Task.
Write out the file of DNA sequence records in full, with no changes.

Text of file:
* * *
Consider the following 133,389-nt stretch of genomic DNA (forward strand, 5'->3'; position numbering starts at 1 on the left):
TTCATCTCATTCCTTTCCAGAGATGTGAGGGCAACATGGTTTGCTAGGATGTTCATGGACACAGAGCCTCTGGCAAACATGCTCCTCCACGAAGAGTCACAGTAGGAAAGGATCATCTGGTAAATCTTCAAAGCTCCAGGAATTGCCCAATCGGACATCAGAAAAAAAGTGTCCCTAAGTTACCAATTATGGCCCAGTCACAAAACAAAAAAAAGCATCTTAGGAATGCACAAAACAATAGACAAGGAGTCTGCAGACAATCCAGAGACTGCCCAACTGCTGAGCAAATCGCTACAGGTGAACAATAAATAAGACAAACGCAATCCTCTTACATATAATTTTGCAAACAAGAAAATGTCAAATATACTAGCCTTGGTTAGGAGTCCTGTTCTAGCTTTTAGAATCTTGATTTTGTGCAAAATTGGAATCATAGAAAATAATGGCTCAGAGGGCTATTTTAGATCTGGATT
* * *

Consider the following 133,389-nt stretch of genomic DNA (forward strand, 5'->3'; position numbering starts at 1 on the left):
TTCATCTCATTCCTTTCCAGAGATGTGAGGGCAACATGGTTTGCTAGGATGTTCATGGACACAGAGCCTCTGGCAAACATGCTCCTCCACGAAGAGTCACAGTAGGAAAGGATCATCTGGTAAATCTTCAAAGCTCCAGGAATTGCCCAATCGGACATCAGAAAAAAAGTGTCCCTAAGTTACCAATTATGGCCCAGTCACAAAACAAAAAAAAGCATCTTAGGAATGCACAAAACAATAGACAAGGAGTCTGCAGACAATCCAGAGACTGCCCAACTGCTGAGCAAATCGCTACAGGTGAACAATAAATAAGACAAACGCAATCCTCTTACATATAATTTTGCAAACAAGAAAATGTCAAATATACTAGCCTTGGTTAGGAGTCCTGTTCTAGCTTTTAGAATCTTGATTTTGTGCAAAATTGGAATCATAGAAAATAATGGCTCAGAGGGCTATTTTAGATCTGGATT